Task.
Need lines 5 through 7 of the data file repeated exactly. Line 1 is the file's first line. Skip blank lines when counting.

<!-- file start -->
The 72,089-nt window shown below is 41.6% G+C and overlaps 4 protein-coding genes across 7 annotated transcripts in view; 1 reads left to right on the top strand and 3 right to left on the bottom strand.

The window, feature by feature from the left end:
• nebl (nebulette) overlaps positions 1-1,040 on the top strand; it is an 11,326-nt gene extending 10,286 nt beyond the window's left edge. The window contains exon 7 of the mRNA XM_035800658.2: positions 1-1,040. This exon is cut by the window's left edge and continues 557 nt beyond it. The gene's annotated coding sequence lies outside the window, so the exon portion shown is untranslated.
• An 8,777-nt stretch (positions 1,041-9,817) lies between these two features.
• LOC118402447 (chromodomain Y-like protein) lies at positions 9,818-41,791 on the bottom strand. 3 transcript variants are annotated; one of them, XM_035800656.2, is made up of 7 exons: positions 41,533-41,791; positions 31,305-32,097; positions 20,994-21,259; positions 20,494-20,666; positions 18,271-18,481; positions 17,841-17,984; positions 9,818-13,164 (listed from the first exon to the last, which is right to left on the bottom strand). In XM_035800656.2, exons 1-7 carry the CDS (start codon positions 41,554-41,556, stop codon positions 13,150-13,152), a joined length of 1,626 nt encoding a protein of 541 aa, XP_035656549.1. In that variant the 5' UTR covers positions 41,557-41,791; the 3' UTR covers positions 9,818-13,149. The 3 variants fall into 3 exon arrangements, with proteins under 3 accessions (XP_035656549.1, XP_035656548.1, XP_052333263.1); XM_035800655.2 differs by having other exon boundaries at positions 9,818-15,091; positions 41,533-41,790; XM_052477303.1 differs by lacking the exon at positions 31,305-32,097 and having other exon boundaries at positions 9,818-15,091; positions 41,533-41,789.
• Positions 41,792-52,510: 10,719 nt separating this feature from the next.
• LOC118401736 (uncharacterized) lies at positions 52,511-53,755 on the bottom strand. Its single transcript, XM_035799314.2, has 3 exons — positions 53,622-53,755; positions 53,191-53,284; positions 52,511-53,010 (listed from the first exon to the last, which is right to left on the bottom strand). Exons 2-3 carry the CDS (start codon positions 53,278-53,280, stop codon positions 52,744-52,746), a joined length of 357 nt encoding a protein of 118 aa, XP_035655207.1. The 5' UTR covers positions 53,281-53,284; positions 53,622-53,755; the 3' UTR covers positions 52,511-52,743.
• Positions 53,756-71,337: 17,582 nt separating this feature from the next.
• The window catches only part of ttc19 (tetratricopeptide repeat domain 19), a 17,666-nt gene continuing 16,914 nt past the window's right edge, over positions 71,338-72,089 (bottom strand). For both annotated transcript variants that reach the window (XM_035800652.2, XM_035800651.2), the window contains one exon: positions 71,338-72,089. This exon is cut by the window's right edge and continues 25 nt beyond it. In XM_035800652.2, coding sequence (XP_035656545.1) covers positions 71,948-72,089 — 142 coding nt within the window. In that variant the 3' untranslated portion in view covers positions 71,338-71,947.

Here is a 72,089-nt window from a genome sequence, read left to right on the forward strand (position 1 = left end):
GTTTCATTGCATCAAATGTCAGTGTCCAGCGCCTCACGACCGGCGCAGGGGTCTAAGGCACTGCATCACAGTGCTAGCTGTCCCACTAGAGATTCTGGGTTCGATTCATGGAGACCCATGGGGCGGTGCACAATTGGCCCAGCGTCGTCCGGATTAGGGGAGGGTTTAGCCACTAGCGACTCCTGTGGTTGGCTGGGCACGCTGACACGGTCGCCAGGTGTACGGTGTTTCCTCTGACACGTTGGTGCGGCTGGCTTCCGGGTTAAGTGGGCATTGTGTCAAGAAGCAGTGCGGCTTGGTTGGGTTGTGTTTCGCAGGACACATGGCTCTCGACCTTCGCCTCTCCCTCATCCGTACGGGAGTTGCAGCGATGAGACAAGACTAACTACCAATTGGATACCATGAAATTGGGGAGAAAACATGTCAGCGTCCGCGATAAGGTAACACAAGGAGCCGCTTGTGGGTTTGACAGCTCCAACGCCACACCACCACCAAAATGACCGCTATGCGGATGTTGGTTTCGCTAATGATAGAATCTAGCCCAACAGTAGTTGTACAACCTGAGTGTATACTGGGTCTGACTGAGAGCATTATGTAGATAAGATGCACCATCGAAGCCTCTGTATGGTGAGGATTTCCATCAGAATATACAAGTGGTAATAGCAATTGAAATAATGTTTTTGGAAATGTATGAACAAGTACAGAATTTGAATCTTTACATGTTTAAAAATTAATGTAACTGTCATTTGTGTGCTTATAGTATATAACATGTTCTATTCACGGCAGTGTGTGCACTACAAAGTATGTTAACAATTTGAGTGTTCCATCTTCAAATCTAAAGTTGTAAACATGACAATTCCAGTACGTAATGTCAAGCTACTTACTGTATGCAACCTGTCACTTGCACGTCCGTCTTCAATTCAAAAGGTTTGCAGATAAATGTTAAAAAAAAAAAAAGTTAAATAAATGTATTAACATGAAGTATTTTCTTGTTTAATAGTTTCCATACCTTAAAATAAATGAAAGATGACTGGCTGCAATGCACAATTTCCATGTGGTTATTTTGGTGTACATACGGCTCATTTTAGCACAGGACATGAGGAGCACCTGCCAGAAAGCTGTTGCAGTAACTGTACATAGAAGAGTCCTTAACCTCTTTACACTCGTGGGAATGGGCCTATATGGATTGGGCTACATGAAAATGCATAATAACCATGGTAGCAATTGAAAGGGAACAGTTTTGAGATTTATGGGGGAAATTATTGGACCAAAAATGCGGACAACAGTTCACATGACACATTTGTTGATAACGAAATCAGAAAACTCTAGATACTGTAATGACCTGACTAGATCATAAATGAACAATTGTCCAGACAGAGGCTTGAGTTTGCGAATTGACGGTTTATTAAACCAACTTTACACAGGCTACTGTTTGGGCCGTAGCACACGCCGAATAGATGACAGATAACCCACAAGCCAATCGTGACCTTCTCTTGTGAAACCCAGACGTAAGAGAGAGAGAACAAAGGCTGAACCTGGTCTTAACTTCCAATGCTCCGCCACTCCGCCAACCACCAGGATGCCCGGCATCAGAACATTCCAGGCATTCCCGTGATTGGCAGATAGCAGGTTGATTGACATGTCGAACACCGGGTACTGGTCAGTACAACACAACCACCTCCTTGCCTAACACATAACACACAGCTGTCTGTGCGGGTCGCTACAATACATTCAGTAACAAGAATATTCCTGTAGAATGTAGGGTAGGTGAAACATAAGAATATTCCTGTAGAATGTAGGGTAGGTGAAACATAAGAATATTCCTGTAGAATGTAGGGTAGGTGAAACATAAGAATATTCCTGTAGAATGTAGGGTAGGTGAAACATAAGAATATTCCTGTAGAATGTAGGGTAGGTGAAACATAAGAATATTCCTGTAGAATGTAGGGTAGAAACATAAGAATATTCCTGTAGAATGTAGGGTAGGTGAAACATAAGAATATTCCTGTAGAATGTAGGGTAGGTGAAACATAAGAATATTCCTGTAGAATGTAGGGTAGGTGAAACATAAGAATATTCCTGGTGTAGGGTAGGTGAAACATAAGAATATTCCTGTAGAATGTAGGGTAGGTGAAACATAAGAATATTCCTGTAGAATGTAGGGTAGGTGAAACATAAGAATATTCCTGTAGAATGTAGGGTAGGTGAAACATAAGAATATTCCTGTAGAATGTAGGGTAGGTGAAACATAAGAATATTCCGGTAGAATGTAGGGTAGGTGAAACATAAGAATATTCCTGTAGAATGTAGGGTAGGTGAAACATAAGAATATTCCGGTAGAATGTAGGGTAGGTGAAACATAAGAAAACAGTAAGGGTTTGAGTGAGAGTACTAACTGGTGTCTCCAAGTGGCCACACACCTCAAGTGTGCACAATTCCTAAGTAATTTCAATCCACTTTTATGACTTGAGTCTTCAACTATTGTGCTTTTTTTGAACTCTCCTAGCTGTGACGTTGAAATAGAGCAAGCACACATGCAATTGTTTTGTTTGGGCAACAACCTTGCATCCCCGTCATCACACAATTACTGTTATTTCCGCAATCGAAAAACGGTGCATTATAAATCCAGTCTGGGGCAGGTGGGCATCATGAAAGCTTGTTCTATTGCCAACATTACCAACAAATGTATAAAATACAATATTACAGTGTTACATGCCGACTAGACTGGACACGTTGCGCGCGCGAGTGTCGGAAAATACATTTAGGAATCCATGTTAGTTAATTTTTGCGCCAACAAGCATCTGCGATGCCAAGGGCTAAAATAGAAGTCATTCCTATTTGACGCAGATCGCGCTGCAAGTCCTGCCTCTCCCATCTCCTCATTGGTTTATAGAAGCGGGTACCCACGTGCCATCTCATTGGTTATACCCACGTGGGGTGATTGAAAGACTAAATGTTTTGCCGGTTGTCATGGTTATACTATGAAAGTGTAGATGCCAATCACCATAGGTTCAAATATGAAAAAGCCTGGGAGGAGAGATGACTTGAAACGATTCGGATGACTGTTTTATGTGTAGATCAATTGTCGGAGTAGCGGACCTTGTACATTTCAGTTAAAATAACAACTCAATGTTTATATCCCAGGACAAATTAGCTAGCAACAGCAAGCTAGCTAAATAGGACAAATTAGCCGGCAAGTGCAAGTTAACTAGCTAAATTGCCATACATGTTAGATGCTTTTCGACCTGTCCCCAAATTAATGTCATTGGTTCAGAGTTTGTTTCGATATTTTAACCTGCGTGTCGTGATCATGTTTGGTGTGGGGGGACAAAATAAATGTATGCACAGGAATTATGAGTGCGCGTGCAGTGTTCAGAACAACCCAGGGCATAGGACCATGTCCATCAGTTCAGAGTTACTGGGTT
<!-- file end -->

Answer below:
• LOC118402447 (chromodomain Y-like protein) lies at positions 9,818-41,791 on the bottom strand. 3 transcript variants are annotated; one of them, XM_035800656.2, is made up of 7 exons: positions 41,533-41,791; positions 31,305-32,097; positions 20,994-21,259; positions 20,494-20,666; positions 18,271-18,481; positions 17,841-17,984; positions 9,818-13,164 (listed from the first exon to the last, which is right to left on the bottom strand). In XM_035800656.2, exons 1-7 carry the CDS (start codon positions 41,554-41,556, stop codon positions 13,150-13,152), a joined length of 1,626 nt encoding a protein of 541 aa, XP_035656549.1. In that variant the 5' UTR covers positions 41,557-41,791; the 3' UTR covers positions 9,818-13,149. The 3 variants fall into 3 exon arrangements, with proteins under 3 accessions (XP_035656549.1, XP_035656548.1, XP_052333263.1); XM_035800655.2 differs by having other exon boundaries at positions 9,818-15,091; positions 41,533-41,790; XM_052477303.1 differs by lacking the exon at positions 31,305-32,097 and having other exon boundaries at positions 9,818-15,091; positions 41,533-41,789.
• Positions 41,792-52,510: 10,719 nt separating this feature from the next.
• LOC118401736 (uncharacterized) lies at positions 52,511-53,755 on the bottom strand. Its single transcript, XM_035799314.2, has 3 exons — positions 53,622-53,755; positions 53,191-53,284; positions 52,511-53,010 (listed from the first exon to the last, which is right to left on the bottom strand). Exons 2-3 carry the CDS (start codon positions 53,278-53,280, stop codon positions 52,744-52,746), a joined length of 357 nt encoding a protein of 118 aa, XP_035655207.1. The 5' UTR covers positions 53,281-53,284; positions 53,622-53,755; the 3' UTR covers positions 52,511-52,743.